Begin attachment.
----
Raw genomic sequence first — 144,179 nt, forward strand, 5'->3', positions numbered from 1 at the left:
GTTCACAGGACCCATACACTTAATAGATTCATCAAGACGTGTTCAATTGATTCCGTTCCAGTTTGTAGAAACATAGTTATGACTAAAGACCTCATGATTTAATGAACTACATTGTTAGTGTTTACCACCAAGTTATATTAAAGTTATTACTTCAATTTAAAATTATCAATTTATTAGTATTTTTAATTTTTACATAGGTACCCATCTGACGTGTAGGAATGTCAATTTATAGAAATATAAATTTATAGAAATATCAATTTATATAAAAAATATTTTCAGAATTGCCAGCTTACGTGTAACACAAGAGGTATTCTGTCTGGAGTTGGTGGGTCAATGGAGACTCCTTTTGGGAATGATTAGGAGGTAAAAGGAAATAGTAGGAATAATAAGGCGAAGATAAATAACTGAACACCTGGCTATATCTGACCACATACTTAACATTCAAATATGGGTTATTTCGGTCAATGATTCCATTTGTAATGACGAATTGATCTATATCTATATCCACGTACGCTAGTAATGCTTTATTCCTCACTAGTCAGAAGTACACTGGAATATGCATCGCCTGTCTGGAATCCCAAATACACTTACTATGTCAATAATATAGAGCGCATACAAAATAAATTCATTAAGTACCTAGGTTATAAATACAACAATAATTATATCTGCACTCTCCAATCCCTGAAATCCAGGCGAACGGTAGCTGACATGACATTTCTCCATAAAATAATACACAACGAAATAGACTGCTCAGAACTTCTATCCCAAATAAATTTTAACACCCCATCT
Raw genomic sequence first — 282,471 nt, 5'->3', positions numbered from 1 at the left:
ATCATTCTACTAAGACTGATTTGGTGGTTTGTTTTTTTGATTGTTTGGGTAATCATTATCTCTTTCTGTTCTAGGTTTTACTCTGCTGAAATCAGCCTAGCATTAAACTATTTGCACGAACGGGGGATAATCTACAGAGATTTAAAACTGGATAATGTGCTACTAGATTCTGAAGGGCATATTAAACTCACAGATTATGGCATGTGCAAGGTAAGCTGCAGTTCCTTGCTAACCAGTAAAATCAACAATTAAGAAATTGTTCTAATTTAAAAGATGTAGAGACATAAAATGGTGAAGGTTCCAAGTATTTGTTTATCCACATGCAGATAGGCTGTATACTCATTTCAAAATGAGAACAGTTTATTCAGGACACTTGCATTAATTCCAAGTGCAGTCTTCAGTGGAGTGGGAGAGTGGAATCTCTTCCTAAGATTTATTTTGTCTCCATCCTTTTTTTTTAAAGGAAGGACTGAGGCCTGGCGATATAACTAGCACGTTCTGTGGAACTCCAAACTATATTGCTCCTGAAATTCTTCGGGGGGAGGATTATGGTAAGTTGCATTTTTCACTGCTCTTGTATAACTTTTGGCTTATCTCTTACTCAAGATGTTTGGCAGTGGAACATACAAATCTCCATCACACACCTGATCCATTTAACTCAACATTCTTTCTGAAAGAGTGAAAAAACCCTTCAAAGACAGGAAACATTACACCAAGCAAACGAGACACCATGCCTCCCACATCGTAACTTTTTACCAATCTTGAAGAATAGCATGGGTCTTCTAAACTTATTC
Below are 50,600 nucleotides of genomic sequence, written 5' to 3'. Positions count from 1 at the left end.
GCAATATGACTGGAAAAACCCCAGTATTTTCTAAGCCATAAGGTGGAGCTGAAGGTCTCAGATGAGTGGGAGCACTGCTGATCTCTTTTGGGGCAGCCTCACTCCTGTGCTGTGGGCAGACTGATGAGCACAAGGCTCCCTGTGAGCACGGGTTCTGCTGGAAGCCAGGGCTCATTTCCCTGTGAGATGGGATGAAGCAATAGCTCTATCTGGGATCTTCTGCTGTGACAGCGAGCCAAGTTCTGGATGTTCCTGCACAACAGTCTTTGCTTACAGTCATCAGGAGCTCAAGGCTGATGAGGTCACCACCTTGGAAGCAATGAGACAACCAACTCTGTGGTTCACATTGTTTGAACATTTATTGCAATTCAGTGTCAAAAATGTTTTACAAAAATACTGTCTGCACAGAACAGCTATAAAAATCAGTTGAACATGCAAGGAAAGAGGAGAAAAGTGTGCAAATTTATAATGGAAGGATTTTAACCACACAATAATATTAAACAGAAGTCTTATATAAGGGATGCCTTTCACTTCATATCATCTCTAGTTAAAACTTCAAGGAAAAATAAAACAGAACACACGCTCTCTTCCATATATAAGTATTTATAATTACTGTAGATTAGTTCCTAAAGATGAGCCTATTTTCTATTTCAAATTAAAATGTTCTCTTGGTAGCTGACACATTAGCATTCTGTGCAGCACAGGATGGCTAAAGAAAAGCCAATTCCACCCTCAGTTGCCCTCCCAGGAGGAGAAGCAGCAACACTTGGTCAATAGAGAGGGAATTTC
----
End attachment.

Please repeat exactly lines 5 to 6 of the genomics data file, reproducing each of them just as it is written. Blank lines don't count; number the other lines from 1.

Below are 50,600 nucleotides of genomic sequence, written 5' to 3'. Positions count from 1 at the left end.
GCAATATGACTGGAAAAACCCCAGTATTTTCTAAGCCATAAGGTGGAGCTGAAGGTCTCAGATGAGTGGGAGCACTGCTGATCTCTTTTGGGGCAGCCTCACTCCTGTGCTGTGGGCAGACTGATGAGCACAAGGCTCCCTGTGAGCACGGGTTCTGCTGGAAGCCAGGGCTCATTTCCCTGTGAGATGGGATGAAGCAATAGCTCTATCTGGGATCTTCTGCTGTGACAGCGAGCCAAGTTCTGGATGTTCCTGCACAACAGTCTTTGCTTACAGTCATCAGGAGCTCAAGGCTGATGAGGTCACCACCTTGGAAGCAATGAGACAACCAACTCTGTGGTTCACATTGTTTGAACATTTATTGCAATTCAGTGTCAAAAATGTTTTACAAAAATACTGTCTGCACAGAACAGCTATAAAAATCAGTTGAACATGCAAGGAAAGAGGAGAAAAGTGTGCAAATTTATAATGGAAGGATTTTAACCACACAATAATATTAAACAGAAGTCTTATATAAGGGATGCCTTTCACTTCATATCATCTCTAGTTAAAACTTCAAGGAAAAATAAAACAGAACACACGCTCTCTTCCATATATAAGTATTTATAATTACTGTAGATTAGTTCCTAAAGATGAGCCTATTTTCTATTTCAAATTAAAATGTTCTCTTGGTAGCTGACACATTAGCATTCTGTGCAGCACAGGATGGCTAAAGAAAAGCCAATTCCACCCTCAGTTGCCCTCCCAGGAGGAGAAGCAGCAACACTTGGTCAATAGAGAGGGAATTTC